One patient has died and another became seriously ill after fecal transplants inadvertently seeded their innards with a multi-drug resistant bacterial infection, the Food and Drug Administration warned Thursday.
The cases highlight the grave risks of what some consider a relatively safe procedure. They also call attention to the mucky issues of federal oversight for the experimental transplants, which the FDA has strained to regulate. In its warning Thursday, the agency announced new protections for trials and experimental uses of the procedure.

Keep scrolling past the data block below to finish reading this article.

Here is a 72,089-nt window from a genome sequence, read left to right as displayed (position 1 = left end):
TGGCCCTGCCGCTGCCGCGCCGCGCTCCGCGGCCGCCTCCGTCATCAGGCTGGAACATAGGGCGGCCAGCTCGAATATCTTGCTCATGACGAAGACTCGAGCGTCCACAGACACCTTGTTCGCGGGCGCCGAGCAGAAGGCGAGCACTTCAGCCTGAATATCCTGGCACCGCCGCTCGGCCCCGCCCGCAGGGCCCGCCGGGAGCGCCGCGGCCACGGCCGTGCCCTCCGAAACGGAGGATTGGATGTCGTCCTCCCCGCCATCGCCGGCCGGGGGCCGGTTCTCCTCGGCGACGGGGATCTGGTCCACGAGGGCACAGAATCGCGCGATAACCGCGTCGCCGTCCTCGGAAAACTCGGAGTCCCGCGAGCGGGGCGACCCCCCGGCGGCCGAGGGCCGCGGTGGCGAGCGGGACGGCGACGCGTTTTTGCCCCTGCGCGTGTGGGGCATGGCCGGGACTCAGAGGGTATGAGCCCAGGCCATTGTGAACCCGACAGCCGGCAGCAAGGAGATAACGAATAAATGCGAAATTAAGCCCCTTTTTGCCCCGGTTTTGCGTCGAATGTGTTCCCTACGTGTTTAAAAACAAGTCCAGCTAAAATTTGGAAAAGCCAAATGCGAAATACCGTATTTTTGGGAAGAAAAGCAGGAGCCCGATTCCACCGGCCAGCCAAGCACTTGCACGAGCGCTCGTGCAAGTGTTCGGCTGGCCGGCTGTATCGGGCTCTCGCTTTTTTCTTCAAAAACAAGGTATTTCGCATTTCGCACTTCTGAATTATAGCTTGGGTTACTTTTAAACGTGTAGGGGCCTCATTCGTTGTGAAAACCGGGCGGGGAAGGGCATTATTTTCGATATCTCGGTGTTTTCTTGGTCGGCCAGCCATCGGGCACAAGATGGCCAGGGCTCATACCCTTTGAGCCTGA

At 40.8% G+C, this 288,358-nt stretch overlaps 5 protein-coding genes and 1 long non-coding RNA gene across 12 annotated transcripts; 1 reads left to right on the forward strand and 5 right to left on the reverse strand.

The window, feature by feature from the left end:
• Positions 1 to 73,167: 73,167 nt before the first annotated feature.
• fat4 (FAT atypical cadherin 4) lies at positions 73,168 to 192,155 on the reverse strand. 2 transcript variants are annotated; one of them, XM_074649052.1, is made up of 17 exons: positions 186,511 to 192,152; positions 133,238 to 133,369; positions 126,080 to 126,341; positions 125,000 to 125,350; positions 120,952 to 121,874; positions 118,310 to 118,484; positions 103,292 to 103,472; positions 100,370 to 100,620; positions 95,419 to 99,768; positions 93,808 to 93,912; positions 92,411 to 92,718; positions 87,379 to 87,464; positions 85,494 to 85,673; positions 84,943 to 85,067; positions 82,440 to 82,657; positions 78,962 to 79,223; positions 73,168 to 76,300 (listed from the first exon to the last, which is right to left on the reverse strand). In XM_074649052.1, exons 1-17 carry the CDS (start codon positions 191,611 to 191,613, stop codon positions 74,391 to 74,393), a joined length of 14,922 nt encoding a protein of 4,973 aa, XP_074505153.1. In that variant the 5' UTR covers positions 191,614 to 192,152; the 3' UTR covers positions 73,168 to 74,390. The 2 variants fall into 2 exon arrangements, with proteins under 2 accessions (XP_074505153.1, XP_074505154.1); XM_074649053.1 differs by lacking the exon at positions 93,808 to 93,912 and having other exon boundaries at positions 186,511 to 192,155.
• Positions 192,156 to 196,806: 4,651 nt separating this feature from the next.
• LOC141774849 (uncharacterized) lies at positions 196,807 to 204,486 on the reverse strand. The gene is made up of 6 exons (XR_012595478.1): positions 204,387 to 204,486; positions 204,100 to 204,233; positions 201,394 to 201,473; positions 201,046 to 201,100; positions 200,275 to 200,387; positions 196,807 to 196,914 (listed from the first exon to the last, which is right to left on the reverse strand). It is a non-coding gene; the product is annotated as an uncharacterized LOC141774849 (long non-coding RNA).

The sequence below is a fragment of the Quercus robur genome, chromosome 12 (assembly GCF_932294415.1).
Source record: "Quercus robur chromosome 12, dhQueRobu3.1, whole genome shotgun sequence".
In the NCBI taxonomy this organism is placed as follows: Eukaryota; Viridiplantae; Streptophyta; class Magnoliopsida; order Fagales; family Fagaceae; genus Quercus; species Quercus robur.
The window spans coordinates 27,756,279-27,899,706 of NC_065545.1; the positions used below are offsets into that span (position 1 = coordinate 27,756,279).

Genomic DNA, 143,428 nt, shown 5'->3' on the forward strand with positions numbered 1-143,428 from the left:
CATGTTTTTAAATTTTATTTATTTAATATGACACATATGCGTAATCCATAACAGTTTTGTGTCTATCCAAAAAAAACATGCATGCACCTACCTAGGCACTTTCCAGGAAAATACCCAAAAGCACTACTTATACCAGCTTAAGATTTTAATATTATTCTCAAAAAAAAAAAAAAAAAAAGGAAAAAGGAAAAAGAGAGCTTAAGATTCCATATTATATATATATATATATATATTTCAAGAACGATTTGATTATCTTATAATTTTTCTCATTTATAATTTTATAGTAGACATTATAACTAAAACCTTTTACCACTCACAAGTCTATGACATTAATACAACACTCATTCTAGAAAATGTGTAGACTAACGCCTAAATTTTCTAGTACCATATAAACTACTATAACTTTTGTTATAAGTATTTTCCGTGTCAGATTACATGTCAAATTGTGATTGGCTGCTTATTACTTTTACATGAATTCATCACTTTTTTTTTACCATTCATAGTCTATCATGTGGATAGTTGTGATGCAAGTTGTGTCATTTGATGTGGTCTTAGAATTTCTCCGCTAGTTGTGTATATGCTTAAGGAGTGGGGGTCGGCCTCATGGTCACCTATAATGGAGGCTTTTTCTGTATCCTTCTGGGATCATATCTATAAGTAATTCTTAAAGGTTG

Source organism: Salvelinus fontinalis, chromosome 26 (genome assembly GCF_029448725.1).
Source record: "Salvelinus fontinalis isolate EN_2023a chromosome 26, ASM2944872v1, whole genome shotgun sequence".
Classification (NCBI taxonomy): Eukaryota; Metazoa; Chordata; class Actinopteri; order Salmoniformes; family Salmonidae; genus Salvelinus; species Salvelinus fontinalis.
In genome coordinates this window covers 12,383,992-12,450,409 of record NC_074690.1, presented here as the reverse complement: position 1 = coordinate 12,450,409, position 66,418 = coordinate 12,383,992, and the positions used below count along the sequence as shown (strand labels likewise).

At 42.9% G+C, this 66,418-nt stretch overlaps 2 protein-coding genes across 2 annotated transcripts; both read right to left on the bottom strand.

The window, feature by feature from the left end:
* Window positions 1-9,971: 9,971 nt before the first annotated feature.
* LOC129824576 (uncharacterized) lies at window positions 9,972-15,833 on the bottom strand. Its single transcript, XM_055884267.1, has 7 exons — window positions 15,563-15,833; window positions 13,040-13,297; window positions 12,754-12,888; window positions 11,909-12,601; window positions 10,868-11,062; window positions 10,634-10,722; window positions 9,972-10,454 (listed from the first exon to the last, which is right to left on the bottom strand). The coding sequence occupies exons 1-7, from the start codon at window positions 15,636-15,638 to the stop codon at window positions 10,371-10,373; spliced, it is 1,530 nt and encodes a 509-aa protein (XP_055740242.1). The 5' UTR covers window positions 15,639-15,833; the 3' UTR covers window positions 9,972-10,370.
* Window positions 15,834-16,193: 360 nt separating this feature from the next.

The FDA shared minimal details from the deadly transplants. Its warning only noted that the cases involved two patients who were immunocompromised prior to the experimental transplants and received stool from the same donor. Subsequent to the transplant, the patients developed invasive infections from an E. coli strain that was resistant to a wide variety of antibiotics in the penicillin and cephalosporin groups. The E. coli strain carried a drug-defeating enzyme called an extended-spectrum beta-lactamase (ESBL), which generally cleaves a ring common to all the chemical structures of those antibiotics. When unnamed researchers who administered the transplant looked back at the donor stool, they found that the stool contained an identical ESBL-producing E. coli.